Africa & the Middle East Forums

Post New Topic

Recent Activity

View all Africa & the Middle East activity »
  1. 1 FloShuttle. from Ben Gurion airport
  2. 2 Trip Report A First Journey to Southern Africa: Cape, Falls, and Animal Safaris
  3. 3 Trip to Kenya in August 2016
  4. 4 First time safari question
  5. 5 Dubai
  6. 6 Help choosing Safari in Botswana
  7. 7 Driving from Jo-burg to Hazyview
  8. 8 To drive or not to drive - need itinerary advice
  9. 9 Back in Iran again-just 11 days, help!
  10. 10 Trip Report 6 Days in the Danakil Depression - An Experience of a Life Time!
  11. 11 Help with last minute planning VFalls/Kruger/CapeTown
  12. 12 Etosha help
  13. 13 &Beyond vs. Wilderness Groups
  14. 14 East Africa Safari 1st Time- Summer 2016
  15. 15 private game reserve-kruger
  16. 16 Lion Sands River Lodge or Narina Lodge
  17. 17 Abu Dhabi and the Rest?
  18. 18 Dubai for 36 hours hotel recommendation
  19. 19 go2africa
  20. 20 Trip Report Fabulous Feb. 2016 Rwanda, Tanzania and Kenya Trip
  21. 21 NAMIBIA rent a car from Windhoek Airport
  22. 22 My Topic Titlelas mountains
  23. 23 Mauritius-has anyone gone on a honeymoon there?
  24. 24 Is website south-african-lodges.com Legit?
  25. 25 Botswana or Zimbabwe
View next 25 » Back to the top

Trip Report South Africa, Soweto A Sad History

Jump to last reply

Nothing saddens my heart more than the death of the innocent especially when it involves children. Standing at the Hector Peterson Memorial in Soweto, I am taken back to a time when such an event occurred. Even today it is hard to imagine the horror when in June 1976 police opened fire on 15,000 student participating in a peaceful demonstration. On that sad day in South Africa's history about 600 students innocently lost their lives for a just cause.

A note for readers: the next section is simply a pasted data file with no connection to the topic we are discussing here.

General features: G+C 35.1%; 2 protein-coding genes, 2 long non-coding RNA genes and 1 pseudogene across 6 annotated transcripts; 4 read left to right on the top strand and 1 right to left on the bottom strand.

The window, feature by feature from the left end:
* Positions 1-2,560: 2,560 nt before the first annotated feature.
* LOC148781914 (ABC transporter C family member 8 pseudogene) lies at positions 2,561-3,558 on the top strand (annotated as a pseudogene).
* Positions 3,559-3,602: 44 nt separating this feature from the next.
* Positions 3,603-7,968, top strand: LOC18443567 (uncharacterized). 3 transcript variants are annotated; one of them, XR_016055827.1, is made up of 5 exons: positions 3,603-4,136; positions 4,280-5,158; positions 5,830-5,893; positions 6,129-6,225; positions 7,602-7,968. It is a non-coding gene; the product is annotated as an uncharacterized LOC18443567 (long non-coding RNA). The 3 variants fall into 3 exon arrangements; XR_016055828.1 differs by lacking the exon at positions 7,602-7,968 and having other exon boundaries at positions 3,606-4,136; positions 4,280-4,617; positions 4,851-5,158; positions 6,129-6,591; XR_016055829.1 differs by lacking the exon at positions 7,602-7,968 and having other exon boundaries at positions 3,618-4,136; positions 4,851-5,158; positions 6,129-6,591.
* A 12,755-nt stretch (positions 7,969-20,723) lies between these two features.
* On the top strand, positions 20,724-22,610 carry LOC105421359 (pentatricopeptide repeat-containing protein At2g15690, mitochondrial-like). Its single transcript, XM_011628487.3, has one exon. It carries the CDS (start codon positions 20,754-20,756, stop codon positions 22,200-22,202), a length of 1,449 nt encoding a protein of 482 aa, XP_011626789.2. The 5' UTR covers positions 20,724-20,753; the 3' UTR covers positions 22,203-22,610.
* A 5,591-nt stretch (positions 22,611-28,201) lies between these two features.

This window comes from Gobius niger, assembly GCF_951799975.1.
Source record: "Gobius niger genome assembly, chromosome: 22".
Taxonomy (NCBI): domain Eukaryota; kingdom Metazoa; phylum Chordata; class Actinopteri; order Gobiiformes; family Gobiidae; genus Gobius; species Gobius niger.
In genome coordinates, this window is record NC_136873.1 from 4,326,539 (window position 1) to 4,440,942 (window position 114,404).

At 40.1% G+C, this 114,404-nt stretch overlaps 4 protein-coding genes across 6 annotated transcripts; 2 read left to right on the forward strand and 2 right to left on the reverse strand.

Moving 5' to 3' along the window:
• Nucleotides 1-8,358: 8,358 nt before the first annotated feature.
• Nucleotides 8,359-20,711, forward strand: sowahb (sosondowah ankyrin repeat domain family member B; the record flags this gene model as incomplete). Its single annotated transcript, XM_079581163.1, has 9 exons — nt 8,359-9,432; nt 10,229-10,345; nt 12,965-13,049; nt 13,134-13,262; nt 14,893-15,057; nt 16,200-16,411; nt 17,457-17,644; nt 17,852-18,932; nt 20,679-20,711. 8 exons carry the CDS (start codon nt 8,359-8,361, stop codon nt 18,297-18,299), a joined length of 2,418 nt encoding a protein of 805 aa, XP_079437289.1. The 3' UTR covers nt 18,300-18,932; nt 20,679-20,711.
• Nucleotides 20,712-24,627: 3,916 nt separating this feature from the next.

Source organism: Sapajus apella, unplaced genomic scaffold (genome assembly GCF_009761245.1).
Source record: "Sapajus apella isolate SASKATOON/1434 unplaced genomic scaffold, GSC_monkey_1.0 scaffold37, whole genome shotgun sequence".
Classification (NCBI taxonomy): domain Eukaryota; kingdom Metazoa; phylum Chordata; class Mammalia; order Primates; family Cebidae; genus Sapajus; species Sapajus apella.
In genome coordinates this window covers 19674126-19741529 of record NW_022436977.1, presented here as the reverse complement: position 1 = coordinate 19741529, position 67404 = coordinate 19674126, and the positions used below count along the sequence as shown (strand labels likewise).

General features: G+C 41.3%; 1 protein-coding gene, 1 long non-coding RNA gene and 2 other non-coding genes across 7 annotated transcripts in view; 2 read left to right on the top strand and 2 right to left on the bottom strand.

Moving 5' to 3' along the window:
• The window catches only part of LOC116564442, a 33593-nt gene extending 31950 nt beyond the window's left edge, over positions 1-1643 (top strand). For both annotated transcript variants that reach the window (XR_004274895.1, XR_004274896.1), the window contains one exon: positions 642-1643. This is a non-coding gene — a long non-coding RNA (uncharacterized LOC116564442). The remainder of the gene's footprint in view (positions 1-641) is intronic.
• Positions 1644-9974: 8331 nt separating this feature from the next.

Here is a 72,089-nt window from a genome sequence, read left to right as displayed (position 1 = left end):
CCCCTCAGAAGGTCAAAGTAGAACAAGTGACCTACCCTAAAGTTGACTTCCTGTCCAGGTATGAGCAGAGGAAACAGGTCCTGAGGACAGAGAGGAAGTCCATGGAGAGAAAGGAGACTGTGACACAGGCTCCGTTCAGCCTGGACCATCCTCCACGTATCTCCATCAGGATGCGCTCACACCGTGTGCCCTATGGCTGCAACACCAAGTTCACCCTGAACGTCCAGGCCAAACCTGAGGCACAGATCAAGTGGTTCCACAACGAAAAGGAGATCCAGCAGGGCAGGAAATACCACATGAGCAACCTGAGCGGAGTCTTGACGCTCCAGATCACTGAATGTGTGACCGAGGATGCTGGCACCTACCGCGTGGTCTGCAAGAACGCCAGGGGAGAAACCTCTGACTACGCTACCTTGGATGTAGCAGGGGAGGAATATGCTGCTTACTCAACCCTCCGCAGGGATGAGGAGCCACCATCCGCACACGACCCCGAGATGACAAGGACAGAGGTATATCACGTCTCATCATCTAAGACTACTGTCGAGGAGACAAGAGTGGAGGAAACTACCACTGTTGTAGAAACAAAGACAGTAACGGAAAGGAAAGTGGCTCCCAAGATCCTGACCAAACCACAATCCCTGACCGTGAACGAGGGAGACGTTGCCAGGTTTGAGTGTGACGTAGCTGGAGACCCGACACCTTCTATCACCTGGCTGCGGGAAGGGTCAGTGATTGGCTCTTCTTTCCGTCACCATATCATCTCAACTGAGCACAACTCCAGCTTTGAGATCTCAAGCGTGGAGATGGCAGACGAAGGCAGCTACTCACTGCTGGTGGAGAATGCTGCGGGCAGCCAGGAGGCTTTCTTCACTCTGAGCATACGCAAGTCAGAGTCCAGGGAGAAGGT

Forever a Hero, Hector Peterson was one of the youngest victims in South Africa's struggle to free itself from an oppressive white minority ruled government. With sad consolation, it can now be said that Hector and may others did not sacrifice their lives in vain.

A more recognized proponent of South Africa's fight from an oppressive government lived not too far away from where the student uprising occurred on June 16th, 1976. At 8115 Orlando West, I am at the former home of Nelson Mandela which is now a museum. Here, one can get just a glimpse of the struggles of those who opposed the government. Bullet holes can still be seen on the exterior walls of the home and you can hear Mrs. Mandela share her side of the experience.

The museum also displays many of Nelson Mandela's memorabilia including letters written while he spent 27 years in prison, awards and gifts including a Title Belt from a fellow boxer like himself, Sugar Ray Leonard. In his struggle to free South Africa, Nelson Mandela went from prison, returned to Soweto, won the Noble Peace Prize and eventually became South Africa's President.

Today, Mr. Mandela is in his 90's and is believed to live somewhere in the Eastern Cape.

Although the museum itself is small, the things that happened here played a huge part not only in South Africa's past but also what it has become and will continue to be in the future. Today, what happened in Soweto many decades ago is proof that good can overcome evil, that all should live free of oppression.

Did you know that Archbishop Desmond Tutu another Nobel Peace Prize winner lives just blocks from 8115 Orlando West? I imagine it is a rare occurrence to have two Nobel Prize winners that are practically neighbors.

Understanding what occurred here, it is not surprising that both Mandela and Archbishop Tutu won this prestigious award. A due recognition of what happens when you represent the best of humanity and what we can all achieve when the human spirit is triumphant.


Video:
http://youtu.be/V70z7BV6iis

7 Replies |Back to top

Sign in to comment.

Advertisement